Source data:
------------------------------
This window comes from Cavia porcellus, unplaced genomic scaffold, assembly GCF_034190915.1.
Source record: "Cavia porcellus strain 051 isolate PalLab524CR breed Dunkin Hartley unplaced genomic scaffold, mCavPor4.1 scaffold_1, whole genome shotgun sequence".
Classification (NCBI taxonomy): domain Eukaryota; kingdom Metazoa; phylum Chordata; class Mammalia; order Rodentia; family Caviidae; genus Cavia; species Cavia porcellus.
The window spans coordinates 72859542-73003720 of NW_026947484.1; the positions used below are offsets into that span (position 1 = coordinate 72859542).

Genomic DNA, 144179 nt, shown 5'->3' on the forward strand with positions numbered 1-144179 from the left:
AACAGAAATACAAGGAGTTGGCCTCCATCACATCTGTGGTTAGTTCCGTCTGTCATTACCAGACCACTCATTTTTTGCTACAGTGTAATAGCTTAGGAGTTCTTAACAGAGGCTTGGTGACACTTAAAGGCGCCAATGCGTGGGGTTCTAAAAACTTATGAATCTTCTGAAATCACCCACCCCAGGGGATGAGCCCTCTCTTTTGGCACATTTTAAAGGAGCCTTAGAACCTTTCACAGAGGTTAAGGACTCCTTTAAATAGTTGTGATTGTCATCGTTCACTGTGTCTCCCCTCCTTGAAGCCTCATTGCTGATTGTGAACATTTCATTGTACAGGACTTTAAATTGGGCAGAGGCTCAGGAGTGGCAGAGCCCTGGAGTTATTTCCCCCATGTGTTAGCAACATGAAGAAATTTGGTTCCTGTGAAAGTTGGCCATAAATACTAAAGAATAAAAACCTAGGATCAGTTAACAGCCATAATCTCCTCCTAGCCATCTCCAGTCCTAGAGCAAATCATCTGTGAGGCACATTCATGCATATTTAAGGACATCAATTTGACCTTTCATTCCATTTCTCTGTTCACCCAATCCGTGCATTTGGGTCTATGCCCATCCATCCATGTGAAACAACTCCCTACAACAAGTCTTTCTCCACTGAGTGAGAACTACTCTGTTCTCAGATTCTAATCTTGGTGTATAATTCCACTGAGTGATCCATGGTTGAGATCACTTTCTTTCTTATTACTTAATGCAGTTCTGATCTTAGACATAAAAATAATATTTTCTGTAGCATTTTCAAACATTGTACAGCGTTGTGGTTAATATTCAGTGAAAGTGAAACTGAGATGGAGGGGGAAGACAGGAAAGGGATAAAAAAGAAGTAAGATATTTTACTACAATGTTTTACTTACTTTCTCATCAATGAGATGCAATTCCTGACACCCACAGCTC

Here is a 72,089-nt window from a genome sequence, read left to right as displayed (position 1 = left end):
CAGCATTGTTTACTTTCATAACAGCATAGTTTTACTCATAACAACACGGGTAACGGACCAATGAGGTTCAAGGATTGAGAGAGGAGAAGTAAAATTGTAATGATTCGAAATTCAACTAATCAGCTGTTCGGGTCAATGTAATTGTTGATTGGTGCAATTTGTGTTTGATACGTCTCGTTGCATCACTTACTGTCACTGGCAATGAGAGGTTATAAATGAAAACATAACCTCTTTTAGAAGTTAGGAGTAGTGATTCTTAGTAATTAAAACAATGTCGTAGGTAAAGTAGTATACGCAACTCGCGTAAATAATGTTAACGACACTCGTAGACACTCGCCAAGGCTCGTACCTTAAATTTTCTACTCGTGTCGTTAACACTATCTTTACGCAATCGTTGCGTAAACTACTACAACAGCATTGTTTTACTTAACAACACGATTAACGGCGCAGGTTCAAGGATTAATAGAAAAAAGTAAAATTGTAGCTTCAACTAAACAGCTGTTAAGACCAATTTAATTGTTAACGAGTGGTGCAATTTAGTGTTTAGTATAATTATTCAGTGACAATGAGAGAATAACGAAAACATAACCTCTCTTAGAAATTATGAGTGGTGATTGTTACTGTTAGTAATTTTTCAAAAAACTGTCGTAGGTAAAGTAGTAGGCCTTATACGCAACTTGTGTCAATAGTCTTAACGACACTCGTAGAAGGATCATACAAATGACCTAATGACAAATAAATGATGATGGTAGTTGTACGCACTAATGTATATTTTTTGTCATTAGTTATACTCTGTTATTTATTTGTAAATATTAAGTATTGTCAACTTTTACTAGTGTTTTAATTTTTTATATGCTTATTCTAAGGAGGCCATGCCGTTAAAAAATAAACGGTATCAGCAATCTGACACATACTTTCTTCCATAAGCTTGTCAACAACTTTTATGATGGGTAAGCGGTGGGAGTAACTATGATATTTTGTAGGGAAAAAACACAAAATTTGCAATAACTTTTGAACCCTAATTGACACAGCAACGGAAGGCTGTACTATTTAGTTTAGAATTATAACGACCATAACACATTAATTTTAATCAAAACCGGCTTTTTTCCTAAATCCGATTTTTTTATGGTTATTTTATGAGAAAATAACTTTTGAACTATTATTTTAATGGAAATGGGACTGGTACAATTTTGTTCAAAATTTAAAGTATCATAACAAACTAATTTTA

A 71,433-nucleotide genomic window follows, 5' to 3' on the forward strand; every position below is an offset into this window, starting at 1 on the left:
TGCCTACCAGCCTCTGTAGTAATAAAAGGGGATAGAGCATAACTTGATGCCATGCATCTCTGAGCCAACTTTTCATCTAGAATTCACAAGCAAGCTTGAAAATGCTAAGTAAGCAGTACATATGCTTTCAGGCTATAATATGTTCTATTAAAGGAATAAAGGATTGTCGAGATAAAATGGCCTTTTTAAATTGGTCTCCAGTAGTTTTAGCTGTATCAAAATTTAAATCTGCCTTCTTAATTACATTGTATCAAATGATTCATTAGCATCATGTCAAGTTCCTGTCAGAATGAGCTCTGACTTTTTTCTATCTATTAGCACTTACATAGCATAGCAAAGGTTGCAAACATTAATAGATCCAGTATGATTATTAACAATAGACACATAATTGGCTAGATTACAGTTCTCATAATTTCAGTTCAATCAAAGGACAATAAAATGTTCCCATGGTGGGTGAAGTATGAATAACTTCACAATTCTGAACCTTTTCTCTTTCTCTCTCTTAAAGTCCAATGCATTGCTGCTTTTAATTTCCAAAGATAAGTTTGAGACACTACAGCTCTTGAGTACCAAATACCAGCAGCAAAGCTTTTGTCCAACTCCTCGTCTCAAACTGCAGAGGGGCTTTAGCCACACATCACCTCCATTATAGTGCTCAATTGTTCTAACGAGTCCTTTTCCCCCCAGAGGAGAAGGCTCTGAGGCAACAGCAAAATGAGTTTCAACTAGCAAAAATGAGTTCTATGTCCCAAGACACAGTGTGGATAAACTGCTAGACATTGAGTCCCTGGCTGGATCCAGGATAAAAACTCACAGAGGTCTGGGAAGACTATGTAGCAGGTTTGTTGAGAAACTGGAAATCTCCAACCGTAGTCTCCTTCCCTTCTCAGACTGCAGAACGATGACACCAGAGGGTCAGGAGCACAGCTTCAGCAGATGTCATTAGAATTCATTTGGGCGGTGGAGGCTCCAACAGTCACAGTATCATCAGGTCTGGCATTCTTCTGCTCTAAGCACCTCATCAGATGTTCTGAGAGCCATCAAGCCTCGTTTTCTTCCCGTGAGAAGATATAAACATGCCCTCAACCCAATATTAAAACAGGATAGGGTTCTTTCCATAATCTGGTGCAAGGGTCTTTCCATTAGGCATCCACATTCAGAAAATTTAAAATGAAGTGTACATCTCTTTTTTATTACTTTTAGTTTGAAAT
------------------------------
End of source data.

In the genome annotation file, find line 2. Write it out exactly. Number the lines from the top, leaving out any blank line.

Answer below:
Source record: "Cavia porcellus strain 051 isolate PalLab524CR breed Dunkin Hartley unplaced genomic scaffold, mCavPor4.1 scaffold_1, whole genome shotgun sequence".